Matched to a Billionaire(3)

By: Kat Cantrell



He stared at the logo for EA International. The website was professional and tasteful, with earth tones and a classic font. Most importantly, this particular matchmaker catered to exclusive clients, promising discretion and a money-back guarantee. Guarantees warmed Leo’s heart.

The tagline said it all—Let us help you find “the one.”

Presumably, “the one” for Leo would fit all his qualifications. EA International would do the screening, the interviewing, the background checks, and ultimately filter out candidates who were looking for some mystical connection. Love didn’t pay the bills, and Leo would never allow the power to be turned off on his family, the way his own father had.

It was brilliant. The matchmaker would do everything required to find Leo a wife. One he could never disappoint. All he had to do was make a phone call.

Then, with that settled, he could get back to work.

* * *

Daniella White had dreamed of her wedding since the first time she’d created crayon invitations to a ceremony starring Mr. Fourpaws as the tattered velveteen groom and herself as the fairy-tale bride wrapped in dingy sheets. Someday she’d wear a beautiful dress of delicate lace and silver heels. The guests would receive heavy card-stock invitations with a vellum overlay and eat a three-tiered French vanilla cake with fondant flowers.

Best of all, a handsome husband-to-be would wait for her at the end of a church aisle, wearing a tender smile. Later that night, the love of her life would sweep her away to a romantic honeymoon somewhere exotic and breathtaking. Theirs would be a marriage of grand passion and enduring love.

When her real wedding day finally arrived, Dannie could never have envisioned it would involve a groom she’d never met in person. Or that in a few minutes, she’d be marrying Leo Reynolds in the living room of a matchmaker’s house in North Dallas, with only a handful of guests in attendance.

“What do you think, Mom?” Dannie beamed at her mother in the cheval mirror and straightened a three-quarter-length sleeve. A dress of any sort usually appealed to Dannie, but this unadorned ecru one would be her wedding dress and she wanted to love it. She didn’t. But she’d make the best of it, like always.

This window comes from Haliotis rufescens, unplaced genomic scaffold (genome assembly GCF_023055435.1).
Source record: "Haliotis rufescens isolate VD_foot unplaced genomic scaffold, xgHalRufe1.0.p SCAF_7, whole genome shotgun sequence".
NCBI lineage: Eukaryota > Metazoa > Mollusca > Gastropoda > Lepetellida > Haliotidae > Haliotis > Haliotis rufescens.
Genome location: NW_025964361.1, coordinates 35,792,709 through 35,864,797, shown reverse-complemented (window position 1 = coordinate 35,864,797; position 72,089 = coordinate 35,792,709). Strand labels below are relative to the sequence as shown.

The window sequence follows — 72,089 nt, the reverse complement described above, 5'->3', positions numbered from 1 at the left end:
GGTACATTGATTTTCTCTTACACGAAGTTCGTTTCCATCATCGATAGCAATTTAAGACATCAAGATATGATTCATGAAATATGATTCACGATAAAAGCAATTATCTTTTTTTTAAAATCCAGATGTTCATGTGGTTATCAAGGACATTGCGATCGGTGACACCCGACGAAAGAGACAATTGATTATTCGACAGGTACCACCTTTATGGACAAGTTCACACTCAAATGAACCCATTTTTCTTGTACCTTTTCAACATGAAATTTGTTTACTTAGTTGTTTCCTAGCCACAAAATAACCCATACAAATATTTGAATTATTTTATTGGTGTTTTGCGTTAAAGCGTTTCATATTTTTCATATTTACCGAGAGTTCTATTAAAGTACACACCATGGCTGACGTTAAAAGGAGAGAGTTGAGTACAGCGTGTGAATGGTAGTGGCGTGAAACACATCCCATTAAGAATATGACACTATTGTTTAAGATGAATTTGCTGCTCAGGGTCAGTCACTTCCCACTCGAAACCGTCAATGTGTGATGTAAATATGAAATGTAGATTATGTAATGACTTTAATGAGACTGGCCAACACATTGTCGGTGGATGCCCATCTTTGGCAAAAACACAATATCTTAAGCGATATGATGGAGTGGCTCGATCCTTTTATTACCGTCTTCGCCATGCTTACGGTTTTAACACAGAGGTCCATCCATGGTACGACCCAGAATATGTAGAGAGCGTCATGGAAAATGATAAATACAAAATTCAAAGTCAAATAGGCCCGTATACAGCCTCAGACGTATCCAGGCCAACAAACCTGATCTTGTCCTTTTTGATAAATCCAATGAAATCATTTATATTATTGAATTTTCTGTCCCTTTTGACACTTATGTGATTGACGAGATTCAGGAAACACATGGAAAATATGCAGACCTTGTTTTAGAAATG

EA International’s sophisticated computer program had matched her with businessman Leo Reynolds and he expected a wife with a certain refinement—one who dressed the part, acted the part, lived the part. Dannie had spent the past month under the matchmaker’s intensive tutelage to become exactly right for that part.

Dannie’s mother coughed profusely, hand to her chest as if she’d clear the scar tissue from her lungs through sheer will alone. “You’re beautiful, baby,” she said when she’d recovered. “Every bit a proper wife. I’m so proud of what you’ve accomplished.”

Yeah, it was really hard to put my name in a database. Dannie bit back the comment. She wasn’t a smart aleck anymore. No one ever got her jokes anyway.

Two sharp raps at the door shoved Dannie’s heart into her throat. Elise Arundel, Dannie’s fairy godmother–slash–matchmaker, popped into the room, her sleek, dark pageboy swinging. “Oh, Dannie. You look lovely.”

Dannie smiled demurely. She needed a lot of practice at being demure.

“Thanks to you.”

“I didn’t pick out that dress.” Elise nodded once. “You did. It’s perfect for your willowy frame. I’ve never had anyone who glommed on to cut and style with such natural talent.”

“I made up for it by being hopeless with cosmetics.” Dannie frowned. Did that seem too outspoken? Ungrateful? That was the problem with changing your personality to become a society wife—nothing came naturally.

Elise’s critical eye swept over Dannie’s face and she dismissed the comment with a flick of her manicured hand. “You’re flawless. Leo’s socks will be knocked off.”

And there went her pulse again.

The figure in the mirror stared back at her, almost a stranger, but with her dark brown hair and almond-colored eyes. Would Leo be happy with her sophisticated chignon? The erect posture? The scared-to-death woman in the ecru dress? What if he didn’t like brunettes?

She was being silly. He’d seen her picture, of course, as she’d seen his. They’d spoken on the phone twice. Their conversations had been pleasant and they’d worked through several important marital issues: they’d allow the intimate side of their relationship to evolve over time, a clarification that had clinched it since he didn’t believe he was buying an “exchange of services,” and he was open to eventually having children.

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